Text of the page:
Photoinitiated Controlled Nitric Oxide Release Materials for Implanted Biomedical Devices

Friday, October 31, 2008 3:00 – 4:00 pm
Room 610, M&M Building

Dr. Megan C. Frost
Department of Biomedical Engineering
Michigan technological University

Abstract

The research in our laboratory is focused on the development of novel Snitrosothiol compounds (RSNOs) as nitric oxide (NO) donors that can use light ofdifferent wavelengths and intensities to trigger the release of NO. Preliminary datawill be presented for novel aromatic RSNOs that release NO in response to phototriggers. By altering the electronic properties of substituents on the aromatic ring,we are able to shift the specific wavelength of light needed to release NO. Work isunderway focused on developing the chemistries necessary to immobilize thesecompounds into polymeric materials so that they can be used in the fabrication ofimplantable biomedical devices such as fiber optic sensors and probes capable ofreleasing NO at continuously variable and controllable levels such that the devicesshow improved biocompatibility and enhanced performance.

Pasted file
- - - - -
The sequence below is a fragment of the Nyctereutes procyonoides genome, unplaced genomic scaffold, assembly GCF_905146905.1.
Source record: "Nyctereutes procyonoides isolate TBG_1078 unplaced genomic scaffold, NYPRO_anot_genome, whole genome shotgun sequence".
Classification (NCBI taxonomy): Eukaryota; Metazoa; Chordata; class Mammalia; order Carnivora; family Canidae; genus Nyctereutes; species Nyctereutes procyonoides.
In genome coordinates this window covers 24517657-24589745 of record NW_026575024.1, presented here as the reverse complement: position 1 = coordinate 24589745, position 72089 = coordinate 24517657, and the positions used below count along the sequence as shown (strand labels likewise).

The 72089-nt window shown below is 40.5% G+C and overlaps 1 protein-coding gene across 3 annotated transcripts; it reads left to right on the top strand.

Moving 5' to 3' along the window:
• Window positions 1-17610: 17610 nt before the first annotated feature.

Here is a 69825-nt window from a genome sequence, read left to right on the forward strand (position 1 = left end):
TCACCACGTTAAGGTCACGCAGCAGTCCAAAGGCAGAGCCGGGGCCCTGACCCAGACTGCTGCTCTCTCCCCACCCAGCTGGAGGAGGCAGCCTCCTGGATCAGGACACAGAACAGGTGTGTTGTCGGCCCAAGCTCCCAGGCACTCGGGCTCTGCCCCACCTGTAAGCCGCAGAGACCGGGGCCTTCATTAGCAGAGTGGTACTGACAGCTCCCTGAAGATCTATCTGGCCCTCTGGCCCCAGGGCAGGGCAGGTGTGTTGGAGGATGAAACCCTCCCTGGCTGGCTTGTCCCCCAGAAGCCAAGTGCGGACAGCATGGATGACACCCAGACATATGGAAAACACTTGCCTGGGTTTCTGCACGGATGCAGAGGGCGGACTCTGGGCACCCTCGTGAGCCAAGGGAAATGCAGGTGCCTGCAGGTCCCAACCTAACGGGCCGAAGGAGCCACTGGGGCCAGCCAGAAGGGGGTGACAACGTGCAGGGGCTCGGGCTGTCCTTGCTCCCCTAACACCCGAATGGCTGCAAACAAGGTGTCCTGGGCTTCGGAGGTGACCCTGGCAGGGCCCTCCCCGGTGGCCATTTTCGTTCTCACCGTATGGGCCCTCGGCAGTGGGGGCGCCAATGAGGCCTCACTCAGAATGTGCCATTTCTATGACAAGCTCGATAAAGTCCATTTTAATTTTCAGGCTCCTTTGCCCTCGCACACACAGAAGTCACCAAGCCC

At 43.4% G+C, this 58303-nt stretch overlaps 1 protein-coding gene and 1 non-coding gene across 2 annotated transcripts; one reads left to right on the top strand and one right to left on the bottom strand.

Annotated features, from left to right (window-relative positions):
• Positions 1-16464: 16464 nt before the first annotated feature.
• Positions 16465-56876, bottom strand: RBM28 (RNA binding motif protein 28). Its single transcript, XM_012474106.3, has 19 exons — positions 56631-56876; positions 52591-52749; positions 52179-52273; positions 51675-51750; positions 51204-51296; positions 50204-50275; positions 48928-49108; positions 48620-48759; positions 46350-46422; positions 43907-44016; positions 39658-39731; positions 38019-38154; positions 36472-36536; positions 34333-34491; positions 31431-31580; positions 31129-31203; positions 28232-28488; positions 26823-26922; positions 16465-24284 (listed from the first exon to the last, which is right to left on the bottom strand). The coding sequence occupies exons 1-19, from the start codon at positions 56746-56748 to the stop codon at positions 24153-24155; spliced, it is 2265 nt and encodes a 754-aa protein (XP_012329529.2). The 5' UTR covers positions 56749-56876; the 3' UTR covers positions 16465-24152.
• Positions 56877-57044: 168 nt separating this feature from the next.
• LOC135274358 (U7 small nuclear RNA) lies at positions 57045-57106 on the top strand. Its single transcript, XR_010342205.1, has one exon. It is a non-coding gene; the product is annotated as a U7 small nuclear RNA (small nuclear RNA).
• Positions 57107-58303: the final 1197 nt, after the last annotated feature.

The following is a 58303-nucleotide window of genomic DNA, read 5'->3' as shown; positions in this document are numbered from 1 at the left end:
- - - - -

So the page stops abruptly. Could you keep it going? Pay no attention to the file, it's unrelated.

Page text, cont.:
Biography

Megan C. Frost joined the faculty of the Department of Biomedical Engineering asan assistant professor in August 2007. She comes to Michigan Tech from a postdoctoralposition at the University of Michigan. She holds a PhD in Analytical Chemistry from theUniversity of Michigan, an MS is Analytical Chemistry from Purdue University-Indianapolis and aBS in Biological Sciences from the University of Notre Dame. Her research interests involvedesigning nitric oxide releasing polymeric materials that exhibit reduced biological responsewhen implanted in the body and the development of intravascular and subcutaneous sensorswith these nitric oxide releasing materials that show improved in vivo performance.